Since 2018, Vodafone Foundation UK has been funding Lepra’s project work in Bihar, raising awareness about hydrocele, identifying men affected by it and supporting them through their journey to surgery and rehabilitation. In the first two years, 1,703 men underwent hydrocelectomy surgery, and convinced of its benefits, Bihar’s government is scaling up interventions across the region.
It is the success of the third and current year of the intervention that is overshadowing past success. Since July 2020, despite the COVID-19 pandemic, the project still identified an additional 2,959 affected men with hydrocele, and a total of 1,430 hydrocelectomies have been facilitated in the first 9 months of the project. All surgeries were a success and patients were able to restart their lives as disability free men at home, at work and in social events.
The key components of success was the continuation of health system strengthening, and raising awareness about available government financial support.
In Munger, nearly 450 surgeries have been performed over the last 10 months, thanks to the successful training of health care professionals and advocacy by the Bihar team.
The Lepra Bihar team and senior level health officials, including the Civil Surgeon and the District Filariasis Officer, conducted a training session for 19 clinicians working in operating theatres in the District. Further advocacy efforts by the team resulted in decision makers allocating one day a week for free hydrocelectomies in the district hospital and primary health centres in Munger, making hydrocelectomies more widely available and accessible.
Following the training, the project conducted Information, Education and Communication (IEC) activities in Munger, resulting in another 89 patients being registered and referred for hydrocelectomies.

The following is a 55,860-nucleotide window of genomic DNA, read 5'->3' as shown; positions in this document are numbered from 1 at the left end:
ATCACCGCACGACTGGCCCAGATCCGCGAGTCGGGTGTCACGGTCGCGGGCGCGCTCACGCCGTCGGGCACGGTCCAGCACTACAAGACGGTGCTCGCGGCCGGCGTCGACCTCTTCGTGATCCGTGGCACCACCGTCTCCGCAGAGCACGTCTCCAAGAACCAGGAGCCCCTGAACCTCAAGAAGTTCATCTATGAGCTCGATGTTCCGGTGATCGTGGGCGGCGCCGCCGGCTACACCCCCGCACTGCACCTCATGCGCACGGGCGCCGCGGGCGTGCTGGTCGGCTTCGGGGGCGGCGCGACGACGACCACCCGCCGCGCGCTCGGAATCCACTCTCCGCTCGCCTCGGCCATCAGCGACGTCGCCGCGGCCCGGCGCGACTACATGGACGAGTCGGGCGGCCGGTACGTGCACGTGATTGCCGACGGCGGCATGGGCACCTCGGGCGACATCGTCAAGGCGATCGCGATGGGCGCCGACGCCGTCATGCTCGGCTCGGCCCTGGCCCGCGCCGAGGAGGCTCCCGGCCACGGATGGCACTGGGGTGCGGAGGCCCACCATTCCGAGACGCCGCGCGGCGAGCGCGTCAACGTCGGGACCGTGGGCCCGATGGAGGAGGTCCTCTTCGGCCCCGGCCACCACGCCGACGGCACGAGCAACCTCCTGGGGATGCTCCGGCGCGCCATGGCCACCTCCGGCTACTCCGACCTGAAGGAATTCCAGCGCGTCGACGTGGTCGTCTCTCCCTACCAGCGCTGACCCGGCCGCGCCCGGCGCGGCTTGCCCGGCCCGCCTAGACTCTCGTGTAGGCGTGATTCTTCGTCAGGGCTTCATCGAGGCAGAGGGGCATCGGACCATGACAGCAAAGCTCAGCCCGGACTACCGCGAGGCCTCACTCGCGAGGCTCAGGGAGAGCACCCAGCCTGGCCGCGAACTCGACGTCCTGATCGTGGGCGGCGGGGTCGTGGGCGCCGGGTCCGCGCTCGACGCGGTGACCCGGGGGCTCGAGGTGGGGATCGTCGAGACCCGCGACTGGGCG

The Mobilising Men's Health project is due to come to an end in June 2021, and as the figures show, has made a substantial impact to thousands of lives so far. One such person was Rajneet Kumar, a 32 year old man who lives in Munger with his wife, little girl, and his mother. Rajneet provides all the household income and supports the entire family for food and other day to day living expenses.
Rajneet initially thought that hydrocele was an injury caused by cycling, and therefore sought help with traditional healers. Prescribed medicines did not work, and the fear of surgery deterred him from seeking help from a government hospital. Combine this with the COVID-19 pandemic and financial woes that followed, Rajneet was beginning to contemplate suicide.
A Lepra Community Mobiliser visited Rajneet's district, and Rajneet decided to approach him. Rajneet was educated on the true cause of hydrocele and how best to treat it. Rajneet was soon referred for hydrocelectomy surgery at a private hospital and was only charged for the prescribed medication.
"Thank you for giving me a reason to live, and for giving me a healthy life"
After one week recovery at the hospital and a few extra days at home, Rajneet was able to return to his work and daily activities. After seven long years, Rajneet is finally able to lead a healthy, normal life and is incredibly grateful for the work of this project.